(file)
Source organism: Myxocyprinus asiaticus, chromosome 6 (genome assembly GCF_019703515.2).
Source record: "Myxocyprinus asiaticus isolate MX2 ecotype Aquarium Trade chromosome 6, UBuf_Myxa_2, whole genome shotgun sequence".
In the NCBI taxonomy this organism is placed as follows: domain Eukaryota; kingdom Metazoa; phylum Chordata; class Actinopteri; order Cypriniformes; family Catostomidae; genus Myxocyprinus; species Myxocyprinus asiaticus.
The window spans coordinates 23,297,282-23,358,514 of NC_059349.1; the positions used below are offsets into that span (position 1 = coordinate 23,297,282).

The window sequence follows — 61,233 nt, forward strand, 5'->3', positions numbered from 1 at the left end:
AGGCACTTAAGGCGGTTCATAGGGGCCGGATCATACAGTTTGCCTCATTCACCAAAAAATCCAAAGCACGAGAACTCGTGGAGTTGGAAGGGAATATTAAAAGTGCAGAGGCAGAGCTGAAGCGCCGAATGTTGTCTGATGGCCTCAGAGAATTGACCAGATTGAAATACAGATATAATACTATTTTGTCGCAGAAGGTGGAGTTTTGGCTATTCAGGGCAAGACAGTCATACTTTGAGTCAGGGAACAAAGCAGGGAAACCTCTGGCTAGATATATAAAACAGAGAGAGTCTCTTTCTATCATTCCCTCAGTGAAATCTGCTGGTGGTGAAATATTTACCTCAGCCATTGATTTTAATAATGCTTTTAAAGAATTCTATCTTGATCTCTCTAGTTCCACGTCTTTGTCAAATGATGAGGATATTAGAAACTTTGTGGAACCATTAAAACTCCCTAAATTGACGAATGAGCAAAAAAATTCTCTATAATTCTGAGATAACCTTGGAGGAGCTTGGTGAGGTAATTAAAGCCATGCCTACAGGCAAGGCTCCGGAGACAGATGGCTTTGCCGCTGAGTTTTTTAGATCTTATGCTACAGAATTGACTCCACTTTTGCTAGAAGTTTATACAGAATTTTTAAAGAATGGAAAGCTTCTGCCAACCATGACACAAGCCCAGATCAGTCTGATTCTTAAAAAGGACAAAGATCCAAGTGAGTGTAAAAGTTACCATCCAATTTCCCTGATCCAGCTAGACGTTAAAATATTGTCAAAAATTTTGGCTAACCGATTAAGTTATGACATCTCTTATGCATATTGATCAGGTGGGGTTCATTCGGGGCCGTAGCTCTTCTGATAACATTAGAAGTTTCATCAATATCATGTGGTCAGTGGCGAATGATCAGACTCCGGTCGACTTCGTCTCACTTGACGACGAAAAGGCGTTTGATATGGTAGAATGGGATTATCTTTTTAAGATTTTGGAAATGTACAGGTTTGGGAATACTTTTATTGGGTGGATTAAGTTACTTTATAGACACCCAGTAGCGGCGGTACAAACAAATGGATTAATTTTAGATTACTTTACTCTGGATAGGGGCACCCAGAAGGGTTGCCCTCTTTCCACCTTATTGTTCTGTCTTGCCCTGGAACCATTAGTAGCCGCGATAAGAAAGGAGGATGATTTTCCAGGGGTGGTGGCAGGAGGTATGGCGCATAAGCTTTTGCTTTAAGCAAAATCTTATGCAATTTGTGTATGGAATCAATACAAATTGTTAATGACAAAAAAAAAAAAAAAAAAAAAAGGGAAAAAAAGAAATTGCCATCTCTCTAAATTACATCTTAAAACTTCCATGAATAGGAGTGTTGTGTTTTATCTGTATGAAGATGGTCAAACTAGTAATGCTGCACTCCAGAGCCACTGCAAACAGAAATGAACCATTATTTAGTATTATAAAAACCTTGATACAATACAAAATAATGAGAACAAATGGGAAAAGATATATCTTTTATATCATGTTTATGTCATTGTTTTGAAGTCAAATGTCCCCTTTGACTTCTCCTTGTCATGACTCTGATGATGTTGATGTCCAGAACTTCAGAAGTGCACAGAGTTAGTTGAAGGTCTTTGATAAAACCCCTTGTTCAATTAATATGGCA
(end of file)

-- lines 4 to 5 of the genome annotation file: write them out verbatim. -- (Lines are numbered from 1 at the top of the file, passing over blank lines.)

The window spans coordinates 23,297,282-23,358,514 of NC_059349.1; the positions used below are offsets into that span (position 1 = coordinate 23,297,282).

The window sequence follows — 61,233 nt, forward strand, 5'->3', positions numbered from 1 at the left end: